Be'halot'cha 5768

June 23, 2009

8 min read


Be'halot'cha (Numbers 8-12 )

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GOOD MORNING! I know a person who, as a child, didn't like to make his bed. Every day when he came home from school there would be a note on his pillow from his mother. The note always had the same 3 lines: "Make your bed! You slob. Shame on you!" However, there was variety! Sometimes it read: "You slob! Make your bed. Shame on you!" and other times it would read, "Shame on you! You slob. Make your bed!" Every day he would take the note and put it in the drawer of his nightstand.

When the drawer was filled with notes, he figured enough was enough. However, rather than start making his bed, he devised a strategy -- each morning he would place on his pillow a note: "Mom, I will make my bed later." And it worked! No more notes from his mother. And each night he would return the note to his nightstand to await the next day.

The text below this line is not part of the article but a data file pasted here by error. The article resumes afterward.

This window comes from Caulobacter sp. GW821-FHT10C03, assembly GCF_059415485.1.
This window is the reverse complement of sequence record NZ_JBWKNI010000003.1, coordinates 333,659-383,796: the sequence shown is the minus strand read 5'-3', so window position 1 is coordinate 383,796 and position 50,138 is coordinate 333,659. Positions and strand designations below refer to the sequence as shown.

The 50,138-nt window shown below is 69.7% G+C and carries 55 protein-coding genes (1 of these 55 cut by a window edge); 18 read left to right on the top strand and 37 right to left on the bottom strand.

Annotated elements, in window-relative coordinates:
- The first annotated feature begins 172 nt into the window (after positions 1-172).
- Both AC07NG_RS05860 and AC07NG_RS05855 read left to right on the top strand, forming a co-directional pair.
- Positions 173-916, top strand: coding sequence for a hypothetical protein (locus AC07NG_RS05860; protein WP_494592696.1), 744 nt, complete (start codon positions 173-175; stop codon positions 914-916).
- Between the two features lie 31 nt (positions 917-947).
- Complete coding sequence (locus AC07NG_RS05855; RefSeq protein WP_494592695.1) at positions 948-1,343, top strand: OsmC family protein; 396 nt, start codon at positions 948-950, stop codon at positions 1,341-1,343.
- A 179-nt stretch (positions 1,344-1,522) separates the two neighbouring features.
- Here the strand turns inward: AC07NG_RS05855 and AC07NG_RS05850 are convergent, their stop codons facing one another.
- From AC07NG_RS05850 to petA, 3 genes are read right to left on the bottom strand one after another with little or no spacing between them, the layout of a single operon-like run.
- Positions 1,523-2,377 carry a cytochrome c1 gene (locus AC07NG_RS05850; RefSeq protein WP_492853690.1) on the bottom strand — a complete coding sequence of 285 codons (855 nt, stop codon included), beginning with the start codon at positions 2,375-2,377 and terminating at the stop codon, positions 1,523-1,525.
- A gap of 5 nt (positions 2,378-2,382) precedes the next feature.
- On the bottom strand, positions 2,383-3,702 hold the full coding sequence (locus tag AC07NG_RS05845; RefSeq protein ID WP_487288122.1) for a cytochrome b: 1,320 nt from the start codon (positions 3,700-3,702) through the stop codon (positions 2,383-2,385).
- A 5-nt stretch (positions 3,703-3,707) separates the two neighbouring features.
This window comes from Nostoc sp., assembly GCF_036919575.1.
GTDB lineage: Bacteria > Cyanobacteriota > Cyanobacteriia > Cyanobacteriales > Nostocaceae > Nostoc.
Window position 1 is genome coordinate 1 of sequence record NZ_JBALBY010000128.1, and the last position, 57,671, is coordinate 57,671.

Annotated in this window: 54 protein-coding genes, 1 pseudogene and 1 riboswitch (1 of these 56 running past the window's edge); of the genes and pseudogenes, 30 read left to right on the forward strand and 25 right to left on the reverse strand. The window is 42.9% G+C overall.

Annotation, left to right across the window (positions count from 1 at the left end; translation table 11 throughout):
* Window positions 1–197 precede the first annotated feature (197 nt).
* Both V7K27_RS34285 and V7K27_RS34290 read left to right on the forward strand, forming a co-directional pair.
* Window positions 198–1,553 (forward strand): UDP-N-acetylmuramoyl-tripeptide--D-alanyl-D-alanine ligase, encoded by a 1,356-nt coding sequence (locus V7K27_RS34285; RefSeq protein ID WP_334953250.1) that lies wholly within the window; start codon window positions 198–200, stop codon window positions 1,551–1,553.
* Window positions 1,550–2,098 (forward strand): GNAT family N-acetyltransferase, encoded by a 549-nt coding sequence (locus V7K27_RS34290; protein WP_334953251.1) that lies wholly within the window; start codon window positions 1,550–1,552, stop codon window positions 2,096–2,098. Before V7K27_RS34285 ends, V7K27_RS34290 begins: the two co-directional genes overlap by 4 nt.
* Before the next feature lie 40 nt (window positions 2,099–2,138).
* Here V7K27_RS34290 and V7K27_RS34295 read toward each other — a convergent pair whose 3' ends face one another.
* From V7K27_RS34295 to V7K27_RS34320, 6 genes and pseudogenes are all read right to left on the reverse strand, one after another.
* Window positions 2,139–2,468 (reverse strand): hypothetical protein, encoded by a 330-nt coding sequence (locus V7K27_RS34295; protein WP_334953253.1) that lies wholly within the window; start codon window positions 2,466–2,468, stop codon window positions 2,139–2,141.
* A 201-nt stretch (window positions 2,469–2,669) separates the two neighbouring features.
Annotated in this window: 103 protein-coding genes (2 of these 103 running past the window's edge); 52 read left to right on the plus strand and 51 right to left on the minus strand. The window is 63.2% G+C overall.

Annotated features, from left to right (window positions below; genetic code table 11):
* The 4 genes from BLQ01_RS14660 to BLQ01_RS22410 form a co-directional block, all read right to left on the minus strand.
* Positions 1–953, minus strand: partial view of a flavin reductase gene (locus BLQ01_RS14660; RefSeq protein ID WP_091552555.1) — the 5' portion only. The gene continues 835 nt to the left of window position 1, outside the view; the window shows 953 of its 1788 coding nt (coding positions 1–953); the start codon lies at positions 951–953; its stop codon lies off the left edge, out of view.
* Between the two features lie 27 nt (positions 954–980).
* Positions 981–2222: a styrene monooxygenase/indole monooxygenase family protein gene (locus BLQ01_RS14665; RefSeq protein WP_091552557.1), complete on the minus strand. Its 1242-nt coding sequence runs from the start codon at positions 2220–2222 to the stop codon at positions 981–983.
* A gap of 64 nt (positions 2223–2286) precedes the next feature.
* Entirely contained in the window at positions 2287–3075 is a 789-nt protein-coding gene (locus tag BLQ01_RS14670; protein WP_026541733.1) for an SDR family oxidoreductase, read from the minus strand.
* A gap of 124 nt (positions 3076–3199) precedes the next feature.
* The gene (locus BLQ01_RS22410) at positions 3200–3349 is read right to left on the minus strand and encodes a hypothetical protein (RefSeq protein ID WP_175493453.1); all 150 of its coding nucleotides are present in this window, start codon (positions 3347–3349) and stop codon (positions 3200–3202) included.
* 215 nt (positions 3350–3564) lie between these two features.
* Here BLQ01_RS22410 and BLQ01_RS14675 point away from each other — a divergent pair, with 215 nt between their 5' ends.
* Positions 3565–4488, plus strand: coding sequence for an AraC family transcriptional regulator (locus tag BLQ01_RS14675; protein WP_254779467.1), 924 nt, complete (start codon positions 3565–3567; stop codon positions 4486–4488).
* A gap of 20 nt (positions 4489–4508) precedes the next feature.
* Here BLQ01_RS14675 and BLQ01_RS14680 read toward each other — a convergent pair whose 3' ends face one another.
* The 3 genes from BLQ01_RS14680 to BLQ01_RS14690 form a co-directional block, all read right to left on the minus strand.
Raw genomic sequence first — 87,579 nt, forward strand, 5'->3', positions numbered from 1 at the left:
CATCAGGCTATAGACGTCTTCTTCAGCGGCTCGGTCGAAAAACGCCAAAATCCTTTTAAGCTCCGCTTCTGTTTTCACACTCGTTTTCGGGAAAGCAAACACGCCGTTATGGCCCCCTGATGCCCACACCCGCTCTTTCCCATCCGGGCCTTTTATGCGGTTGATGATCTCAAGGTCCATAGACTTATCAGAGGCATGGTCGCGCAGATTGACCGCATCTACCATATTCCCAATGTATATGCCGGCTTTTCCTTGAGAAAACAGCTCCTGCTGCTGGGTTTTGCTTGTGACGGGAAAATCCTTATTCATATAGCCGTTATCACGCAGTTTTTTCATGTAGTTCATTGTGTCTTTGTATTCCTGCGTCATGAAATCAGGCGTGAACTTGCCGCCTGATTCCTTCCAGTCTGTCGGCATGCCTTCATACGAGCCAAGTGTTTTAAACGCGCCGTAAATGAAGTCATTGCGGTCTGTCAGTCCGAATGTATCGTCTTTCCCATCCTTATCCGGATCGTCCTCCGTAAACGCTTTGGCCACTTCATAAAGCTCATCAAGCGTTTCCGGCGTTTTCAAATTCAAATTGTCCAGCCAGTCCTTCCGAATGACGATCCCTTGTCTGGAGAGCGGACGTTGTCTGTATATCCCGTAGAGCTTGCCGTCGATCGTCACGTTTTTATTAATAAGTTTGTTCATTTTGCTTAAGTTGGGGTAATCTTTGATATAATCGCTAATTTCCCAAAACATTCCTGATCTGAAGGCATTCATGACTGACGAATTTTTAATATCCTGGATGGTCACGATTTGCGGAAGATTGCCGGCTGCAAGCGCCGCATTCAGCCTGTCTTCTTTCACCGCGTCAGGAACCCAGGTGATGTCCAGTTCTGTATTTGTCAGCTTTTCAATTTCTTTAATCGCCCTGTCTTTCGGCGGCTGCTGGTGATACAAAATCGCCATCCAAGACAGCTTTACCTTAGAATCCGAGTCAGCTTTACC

Not all of us are lucky enough to have a mother who cares about us enough to persistently try to help us take responsibility and to better ourselves. However, all of us have a God who loves us and who sends us "notes" to help us improve our lives.

We Jews have always believed that life is meaningful and that everything that happens to us has meaning. This means that if one stubs his toe he should not get angry at the stone he tripped over, but that he should ask himself, "Why did this happen to me?" Perhaps the lesson is just that he should watch where he is going, but he should also think about who he has been kicking around.